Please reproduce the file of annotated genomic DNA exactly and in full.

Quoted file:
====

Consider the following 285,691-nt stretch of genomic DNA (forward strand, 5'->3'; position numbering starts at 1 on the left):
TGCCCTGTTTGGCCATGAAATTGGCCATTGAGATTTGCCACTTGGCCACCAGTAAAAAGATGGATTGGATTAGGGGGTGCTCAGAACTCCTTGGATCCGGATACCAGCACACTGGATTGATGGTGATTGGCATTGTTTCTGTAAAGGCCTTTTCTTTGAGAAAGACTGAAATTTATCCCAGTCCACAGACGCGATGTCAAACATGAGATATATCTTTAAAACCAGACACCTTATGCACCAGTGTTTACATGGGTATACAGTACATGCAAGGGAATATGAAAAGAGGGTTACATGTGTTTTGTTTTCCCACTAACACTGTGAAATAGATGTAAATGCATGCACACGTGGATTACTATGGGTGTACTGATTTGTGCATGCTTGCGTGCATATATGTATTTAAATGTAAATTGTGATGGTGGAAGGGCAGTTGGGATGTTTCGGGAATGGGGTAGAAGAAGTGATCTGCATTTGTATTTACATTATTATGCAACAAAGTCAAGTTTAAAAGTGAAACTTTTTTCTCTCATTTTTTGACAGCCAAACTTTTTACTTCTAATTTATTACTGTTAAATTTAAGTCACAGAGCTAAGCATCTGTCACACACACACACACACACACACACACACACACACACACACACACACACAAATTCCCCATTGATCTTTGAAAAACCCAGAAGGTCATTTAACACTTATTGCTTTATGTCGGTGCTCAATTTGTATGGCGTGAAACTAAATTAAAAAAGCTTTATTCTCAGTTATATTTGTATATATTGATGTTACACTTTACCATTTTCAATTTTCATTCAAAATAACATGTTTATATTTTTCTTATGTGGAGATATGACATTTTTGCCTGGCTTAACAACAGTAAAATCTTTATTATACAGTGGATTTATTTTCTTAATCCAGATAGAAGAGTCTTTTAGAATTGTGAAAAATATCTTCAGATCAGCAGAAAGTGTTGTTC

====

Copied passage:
Consider the following 285,691-nt stretch of genomic DNA (forward strand, 5'->3'; position numbering starts at 1 on the left):
TGCCCTGTTTGGCCATGAAATTGGCCATTGAGATTTGCCACTTGGCCACCAGTAAAAAGATGGATTGGATTAGGGGGTGCTCAGAACTCCTTGGATCCGGATACCAGCACACTGGATTGATGGTGATTGGCATTGTTTCTGTAAAGGCCTTTTCTTTGAGAAAGACTGAAATTTATCCCAGTCCACAGACGCGATGTCAAACATGAGATATATCTTTAAAACCAGACACCTTATGCACCAGTGTTTACATGGGTATACAGTACATGCAAGGGAATATGAAAAGAGGGTTACATGTGTTTTGTTTTCCCACTAACACTGTGAAATAGATGTAAATGCATGCACACGTGGATTACTATGGGTGTACTGATTTGTGCATGCTTGCGTGCATATATGTATTTAAATGTAAATTGTGATGGTGGAAGGGCAGTTGGGATGTTTCGGGAATGGGGTAGAAGAAGTGATCTGCATTTGTATTTACATTATTATGCAACAAAGTCAAGTTTAAAAGTGAAACTTTTTTCTCTCATTTTTTGACAGCCAAACTTTTTACTTCTAATTTATTACTGTTAAATTTAAGTCACAGAGCTAAGCATCTGTCACACACACACACACACACACACACACACACACACACACACACACACACAAATTCCCCATTGATCTTTGAAAAACCCAGAAGGTCATTTAACACTTATTGCTTTATGTCGGTGCTCAATTTGTATGGCGTGAAACTAAATTAAAAAAGCTTTATTCTCAGTTATATTTGTATATATTGATGTTACACTTTACCATTTTCAATTTTCATTCAAAATAACATGTTTATATTTTTCTTATGTGGAGATATGACATTTTTGCCTGGCTTAACAACAGTAAAATCTTTATTATACAGTGGATTTATTTTCTTAATCCAGATAGAAGAGTCTTTTAGAATTGTGAAAAATATCTTCAGATCAGCAGAAAGTGTTGTTC